By Svante Nylander
Stockholm, Sweden 2009-01-18
This story begins in the mid-30s when a company named Anders Fischer AB was an authorized seller for Westeråsmaskiner AB, one of Sweden’s biggest manufactures for agriculture machines with worldwide sales. At that time they realized that it was time for the farmers to go from horse to tractor and they searched for a known agency and the choice fell on MM.
At that time there were not many persons familiar with the English language in Sweden, so the head salesman Mr.Gösta Axelsson’s knowledge in English became important; therefore, he was the man who had all the contacts with the MM Company.
There was a man named Mr.Mortimer who arrived in Sweden from MM to negotiate in the matter. The first tractors arrived 1937 and the last one 1939. The total number of imports was 125-175 units of models R and Z.
The tractors that arrived in Sweden were mostly used as pullers for all kinds of agricultural machines, or as stationary engines for threshing-mills.
After the beginning of World War 2, it was no longer possible to import anything from foreign countries by boat because the Germans torpedoed all the ships they could.
All the tractors were delivered from the U.S. in big wooden boxes and my father, K-E Nylander, was responsible for all the handling with the help of Mr. Henry Pettersson (Mr.Pettersson is still alive and in a good health and has helped me with all the facts in this matter).
They picked up the boxes by truck from the harbor and assembled and adapted them for use in Sweden. All this work was done in temporary workshops and even in our garage at home.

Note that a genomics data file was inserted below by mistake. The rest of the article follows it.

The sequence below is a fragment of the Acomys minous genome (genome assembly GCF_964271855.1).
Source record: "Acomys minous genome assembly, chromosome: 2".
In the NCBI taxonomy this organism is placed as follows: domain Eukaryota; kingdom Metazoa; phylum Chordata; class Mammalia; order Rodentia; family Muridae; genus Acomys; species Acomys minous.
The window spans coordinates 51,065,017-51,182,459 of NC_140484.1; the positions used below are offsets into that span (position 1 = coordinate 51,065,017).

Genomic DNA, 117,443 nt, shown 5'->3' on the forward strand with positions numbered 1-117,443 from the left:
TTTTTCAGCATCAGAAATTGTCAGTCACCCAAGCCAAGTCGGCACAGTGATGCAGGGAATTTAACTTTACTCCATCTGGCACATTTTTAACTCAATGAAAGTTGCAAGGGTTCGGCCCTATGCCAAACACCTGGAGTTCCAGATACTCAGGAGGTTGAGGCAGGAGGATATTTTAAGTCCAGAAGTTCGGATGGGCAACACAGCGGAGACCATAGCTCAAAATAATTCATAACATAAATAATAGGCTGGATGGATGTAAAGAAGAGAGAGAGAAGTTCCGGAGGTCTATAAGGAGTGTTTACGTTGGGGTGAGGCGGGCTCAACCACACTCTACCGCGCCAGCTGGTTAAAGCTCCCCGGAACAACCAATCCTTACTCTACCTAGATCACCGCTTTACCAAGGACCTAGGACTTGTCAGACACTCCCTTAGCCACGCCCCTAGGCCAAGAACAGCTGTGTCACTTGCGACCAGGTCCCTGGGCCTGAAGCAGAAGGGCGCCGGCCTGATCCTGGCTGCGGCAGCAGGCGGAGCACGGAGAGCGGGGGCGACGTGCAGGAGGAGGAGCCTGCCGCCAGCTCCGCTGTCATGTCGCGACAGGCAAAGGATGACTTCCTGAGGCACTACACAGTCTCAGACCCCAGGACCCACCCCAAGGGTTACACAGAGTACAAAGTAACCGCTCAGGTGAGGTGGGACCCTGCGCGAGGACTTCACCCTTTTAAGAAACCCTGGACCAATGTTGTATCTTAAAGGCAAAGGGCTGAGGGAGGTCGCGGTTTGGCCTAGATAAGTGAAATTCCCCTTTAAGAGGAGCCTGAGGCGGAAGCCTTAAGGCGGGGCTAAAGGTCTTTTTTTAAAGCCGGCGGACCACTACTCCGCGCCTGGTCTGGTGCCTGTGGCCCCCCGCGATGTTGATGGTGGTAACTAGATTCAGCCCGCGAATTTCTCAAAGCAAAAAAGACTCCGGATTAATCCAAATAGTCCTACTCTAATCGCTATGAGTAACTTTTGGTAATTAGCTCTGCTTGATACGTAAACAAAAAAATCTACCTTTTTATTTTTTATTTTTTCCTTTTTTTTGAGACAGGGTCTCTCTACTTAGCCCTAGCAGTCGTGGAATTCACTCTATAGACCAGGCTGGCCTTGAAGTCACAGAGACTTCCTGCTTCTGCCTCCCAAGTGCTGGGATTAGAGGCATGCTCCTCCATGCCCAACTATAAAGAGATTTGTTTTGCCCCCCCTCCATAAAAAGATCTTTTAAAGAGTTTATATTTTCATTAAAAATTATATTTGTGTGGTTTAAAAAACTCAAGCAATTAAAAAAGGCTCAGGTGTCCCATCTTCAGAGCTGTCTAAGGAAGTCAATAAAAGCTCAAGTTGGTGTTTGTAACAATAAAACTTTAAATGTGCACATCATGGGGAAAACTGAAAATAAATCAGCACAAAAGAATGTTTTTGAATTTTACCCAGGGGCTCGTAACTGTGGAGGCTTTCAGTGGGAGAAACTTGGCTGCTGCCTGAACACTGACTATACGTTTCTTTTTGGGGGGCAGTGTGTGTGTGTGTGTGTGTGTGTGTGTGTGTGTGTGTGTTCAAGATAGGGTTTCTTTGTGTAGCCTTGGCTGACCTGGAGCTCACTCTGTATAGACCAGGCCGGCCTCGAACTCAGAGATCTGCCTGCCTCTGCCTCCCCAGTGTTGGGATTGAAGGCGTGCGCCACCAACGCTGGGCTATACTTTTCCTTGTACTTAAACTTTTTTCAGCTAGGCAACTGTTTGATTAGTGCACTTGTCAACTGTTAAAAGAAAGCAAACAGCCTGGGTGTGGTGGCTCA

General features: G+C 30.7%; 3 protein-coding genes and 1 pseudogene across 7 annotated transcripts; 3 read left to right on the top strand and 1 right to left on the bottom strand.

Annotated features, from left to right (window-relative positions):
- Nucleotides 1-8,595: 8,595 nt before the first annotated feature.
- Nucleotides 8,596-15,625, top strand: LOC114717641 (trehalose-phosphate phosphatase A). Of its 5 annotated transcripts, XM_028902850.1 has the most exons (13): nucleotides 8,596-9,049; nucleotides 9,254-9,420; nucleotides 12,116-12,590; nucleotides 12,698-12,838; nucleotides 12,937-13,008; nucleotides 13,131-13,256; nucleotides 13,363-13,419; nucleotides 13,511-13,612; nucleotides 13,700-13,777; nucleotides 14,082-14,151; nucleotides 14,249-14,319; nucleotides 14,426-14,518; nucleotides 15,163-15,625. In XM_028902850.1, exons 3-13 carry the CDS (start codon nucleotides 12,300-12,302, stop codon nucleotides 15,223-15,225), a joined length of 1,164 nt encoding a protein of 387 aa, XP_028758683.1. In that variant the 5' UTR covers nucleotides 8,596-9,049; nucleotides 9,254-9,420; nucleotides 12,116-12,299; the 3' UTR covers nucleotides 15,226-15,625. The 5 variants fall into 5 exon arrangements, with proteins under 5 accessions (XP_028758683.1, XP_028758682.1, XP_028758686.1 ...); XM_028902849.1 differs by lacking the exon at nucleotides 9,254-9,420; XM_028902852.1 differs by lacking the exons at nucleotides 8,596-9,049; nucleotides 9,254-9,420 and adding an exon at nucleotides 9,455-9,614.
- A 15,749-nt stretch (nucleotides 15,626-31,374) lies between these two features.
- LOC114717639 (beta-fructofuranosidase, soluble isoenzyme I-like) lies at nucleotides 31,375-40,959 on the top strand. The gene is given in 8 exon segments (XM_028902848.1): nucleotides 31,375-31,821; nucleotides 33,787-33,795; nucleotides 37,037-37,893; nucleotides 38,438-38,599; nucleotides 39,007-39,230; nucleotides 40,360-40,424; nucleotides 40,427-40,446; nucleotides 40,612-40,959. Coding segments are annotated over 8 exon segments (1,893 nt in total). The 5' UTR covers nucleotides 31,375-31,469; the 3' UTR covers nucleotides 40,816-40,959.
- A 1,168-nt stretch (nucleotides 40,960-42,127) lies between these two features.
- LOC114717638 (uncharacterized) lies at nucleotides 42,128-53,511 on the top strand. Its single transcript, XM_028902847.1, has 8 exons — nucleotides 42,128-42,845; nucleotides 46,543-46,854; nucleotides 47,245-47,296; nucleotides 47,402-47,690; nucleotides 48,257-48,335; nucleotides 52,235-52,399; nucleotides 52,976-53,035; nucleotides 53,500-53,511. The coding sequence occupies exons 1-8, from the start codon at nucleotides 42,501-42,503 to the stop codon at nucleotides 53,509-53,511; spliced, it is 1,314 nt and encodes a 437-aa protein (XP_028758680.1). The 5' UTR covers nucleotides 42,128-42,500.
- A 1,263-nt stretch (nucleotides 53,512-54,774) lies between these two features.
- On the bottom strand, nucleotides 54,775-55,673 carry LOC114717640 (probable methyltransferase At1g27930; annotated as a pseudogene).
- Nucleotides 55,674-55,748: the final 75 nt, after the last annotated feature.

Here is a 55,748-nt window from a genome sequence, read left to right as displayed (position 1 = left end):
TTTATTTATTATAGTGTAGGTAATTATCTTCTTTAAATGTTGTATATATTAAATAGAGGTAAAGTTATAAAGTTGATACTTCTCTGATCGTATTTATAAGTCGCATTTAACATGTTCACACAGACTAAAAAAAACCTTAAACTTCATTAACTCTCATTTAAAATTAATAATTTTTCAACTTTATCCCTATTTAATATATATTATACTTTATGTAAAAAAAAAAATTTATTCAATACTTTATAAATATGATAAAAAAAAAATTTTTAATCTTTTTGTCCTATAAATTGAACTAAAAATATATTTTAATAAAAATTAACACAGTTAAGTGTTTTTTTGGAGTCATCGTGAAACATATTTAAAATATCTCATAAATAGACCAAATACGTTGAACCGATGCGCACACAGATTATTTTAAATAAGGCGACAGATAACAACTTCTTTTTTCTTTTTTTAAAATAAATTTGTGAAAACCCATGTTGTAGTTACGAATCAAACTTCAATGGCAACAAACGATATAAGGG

Due to lack of petrol and kerosene during WW 2, the government set up a hard rationing for oil products. The only way to keep the tractors going was to adapt them for wood gas. There were existing aggregates for cars and trucks and with help from parts, my father and Mr. Axelsson constructed and put them up on the tractors.
Mr. Pettersson remembers that they worked very well on wood gas, however there were a big risk of fire on the fields when they had to take out the ash and sweep the unit from soot. Likewise, the gas was dangerous, it contained a big part of carbonic oxide, so it was not possible to run and drive the engines inside the shop or garages.
The tractors that were imported during 37-39 were sold as new for a long time in the early 40s and they never imported any more tractors from the U.S. after the war. The next tractor brand they took up was the Dieselross tractor.
Editors note: Svante Nylander has written this little article after a translation of a memorandum from Mr.Henry Pettersson.